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Such as in the attached question I was taking into account the stability of the carbocations (by the number of resonating structures) formed after removal of Chlorine from and concluded to be the order I>II>III>IV>V the answer states the order to be I>III>IV>V>II

Can conclude what factors they are priority to. Help needed enter image description here

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  • $\begingroup$ Are you familiar with the concept of aromaticity? The Hückel rule can be applied to charged species too! $\endgroup$ – Klaus-Dieter Warzecha Feb 25 '15 at 10:24
  • $\begingroup$ Yes I know Huckel rule. Kindly, enlighten me the procedure. In which way I should apply the rule. $\endgroup$ – Dhruba Banerjee Feb 25 '15 at 10:27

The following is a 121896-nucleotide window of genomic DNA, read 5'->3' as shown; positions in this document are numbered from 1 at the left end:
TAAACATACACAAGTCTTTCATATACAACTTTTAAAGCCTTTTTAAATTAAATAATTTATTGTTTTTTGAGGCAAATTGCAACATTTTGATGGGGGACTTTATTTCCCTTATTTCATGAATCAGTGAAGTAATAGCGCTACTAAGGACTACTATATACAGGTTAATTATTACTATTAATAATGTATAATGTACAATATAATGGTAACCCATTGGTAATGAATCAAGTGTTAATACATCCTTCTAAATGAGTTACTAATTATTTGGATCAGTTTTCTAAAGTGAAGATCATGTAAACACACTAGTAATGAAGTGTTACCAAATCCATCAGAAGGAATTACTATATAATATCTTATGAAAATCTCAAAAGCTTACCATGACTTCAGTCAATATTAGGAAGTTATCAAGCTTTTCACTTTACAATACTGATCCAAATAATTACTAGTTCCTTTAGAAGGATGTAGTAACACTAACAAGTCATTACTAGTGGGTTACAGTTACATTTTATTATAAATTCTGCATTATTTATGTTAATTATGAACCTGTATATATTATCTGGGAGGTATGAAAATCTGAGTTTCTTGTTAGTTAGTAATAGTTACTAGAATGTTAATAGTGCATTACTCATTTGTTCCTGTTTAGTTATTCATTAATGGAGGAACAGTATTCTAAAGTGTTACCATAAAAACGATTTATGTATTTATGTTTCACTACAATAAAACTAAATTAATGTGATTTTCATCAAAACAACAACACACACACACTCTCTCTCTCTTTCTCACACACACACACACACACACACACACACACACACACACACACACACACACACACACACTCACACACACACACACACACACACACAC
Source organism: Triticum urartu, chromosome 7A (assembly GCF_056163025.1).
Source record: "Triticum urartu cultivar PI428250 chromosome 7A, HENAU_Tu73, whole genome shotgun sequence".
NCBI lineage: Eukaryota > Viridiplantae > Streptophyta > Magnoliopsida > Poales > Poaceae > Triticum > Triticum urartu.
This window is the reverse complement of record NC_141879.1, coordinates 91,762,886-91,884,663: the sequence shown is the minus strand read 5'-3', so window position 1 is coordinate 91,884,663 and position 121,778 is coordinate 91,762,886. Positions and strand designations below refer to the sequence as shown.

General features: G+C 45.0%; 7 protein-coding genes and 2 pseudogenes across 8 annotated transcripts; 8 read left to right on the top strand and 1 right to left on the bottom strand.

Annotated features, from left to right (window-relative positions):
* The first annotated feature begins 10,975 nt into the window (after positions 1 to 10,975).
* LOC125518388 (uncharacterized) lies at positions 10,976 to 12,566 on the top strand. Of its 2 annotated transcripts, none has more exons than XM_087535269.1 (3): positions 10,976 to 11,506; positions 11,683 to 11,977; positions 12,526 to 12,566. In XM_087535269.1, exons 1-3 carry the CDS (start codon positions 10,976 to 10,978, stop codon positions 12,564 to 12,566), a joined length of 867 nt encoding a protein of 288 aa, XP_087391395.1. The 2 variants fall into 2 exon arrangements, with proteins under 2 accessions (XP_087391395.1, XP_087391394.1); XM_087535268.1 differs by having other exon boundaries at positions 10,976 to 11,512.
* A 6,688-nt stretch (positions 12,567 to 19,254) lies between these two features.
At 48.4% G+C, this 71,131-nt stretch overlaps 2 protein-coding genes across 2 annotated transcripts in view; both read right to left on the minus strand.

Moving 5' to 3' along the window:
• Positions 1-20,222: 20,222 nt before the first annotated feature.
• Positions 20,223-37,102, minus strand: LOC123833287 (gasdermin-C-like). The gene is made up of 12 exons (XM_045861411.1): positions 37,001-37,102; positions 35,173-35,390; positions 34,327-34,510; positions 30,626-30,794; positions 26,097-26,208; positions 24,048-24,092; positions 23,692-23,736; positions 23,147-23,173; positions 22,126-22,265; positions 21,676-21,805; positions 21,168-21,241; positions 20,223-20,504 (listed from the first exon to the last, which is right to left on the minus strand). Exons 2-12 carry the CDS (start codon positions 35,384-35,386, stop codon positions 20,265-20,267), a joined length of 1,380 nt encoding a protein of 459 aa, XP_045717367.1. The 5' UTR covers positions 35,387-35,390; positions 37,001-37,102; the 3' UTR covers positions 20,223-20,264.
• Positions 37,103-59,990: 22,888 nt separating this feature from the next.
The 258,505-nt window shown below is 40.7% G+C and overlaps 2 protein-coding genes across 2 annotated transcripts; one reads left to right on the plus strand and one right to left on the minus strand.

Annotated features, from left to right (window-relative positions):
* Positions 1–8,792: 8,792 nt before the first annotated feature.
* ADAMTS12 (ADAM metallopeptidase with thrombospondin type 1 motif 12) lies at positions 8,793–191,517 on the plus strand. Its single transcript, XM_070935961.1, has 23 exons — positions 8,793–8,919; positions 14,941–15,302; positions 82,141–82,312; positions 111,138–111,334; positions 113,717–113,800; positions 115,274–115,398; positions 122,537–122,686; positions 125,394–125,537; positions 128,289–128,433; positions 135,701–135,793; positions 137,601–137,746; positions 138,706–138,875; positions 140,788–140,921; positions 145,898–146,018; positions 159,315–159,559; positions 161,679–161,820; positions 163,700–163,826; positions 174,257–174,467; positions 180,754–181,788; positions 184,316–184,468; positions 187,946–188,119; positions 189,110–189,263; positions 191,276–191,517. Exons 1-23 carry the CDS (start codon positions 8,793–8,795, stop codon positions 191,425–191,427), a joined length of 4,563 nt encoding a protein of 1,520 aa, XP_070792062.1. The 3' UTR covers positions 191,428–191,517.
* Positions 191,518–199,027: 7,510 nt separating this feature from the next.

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If you need to consider the stability of the carbocations obtained after chloride leaves, we can, as Klaus commented already, use Hückels rule, which more or less states that fully $\ce{sp^2}$ (i.e. usually $\ce{sp^2}$, as long as there is atleast one full p-orbital) hyberdized compounds with $4n+2$ electrons are particularly stable or aromatic. The same type of compounds that have $4n$ are particularly unstable, anti-aromatic. Of course a carbocation has an empty p-orbital, so compunds I and III will be aromatic and compound II anti-aromatic. Compound I is fully benzenoid and also less strained than compound III and will hence be more stable, so I > III. Then follows the allylic carbocation IV which is obviously more stable than its non-allylic counterpart V. And last but not least the anti-aromatic compound II.

In conclusion I > III > IV > V > II, as the answer indicated.

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  • $\begingroup$ shouldn't it be 4n + 2 $\endgroup$ – bon Feb 25 '15 at 15:15
  • $\begingroup$ Yes, I was about to suggest the edit. $\endgroup$ – Dhruba Banerjee Feb 25 '15 at 18:30

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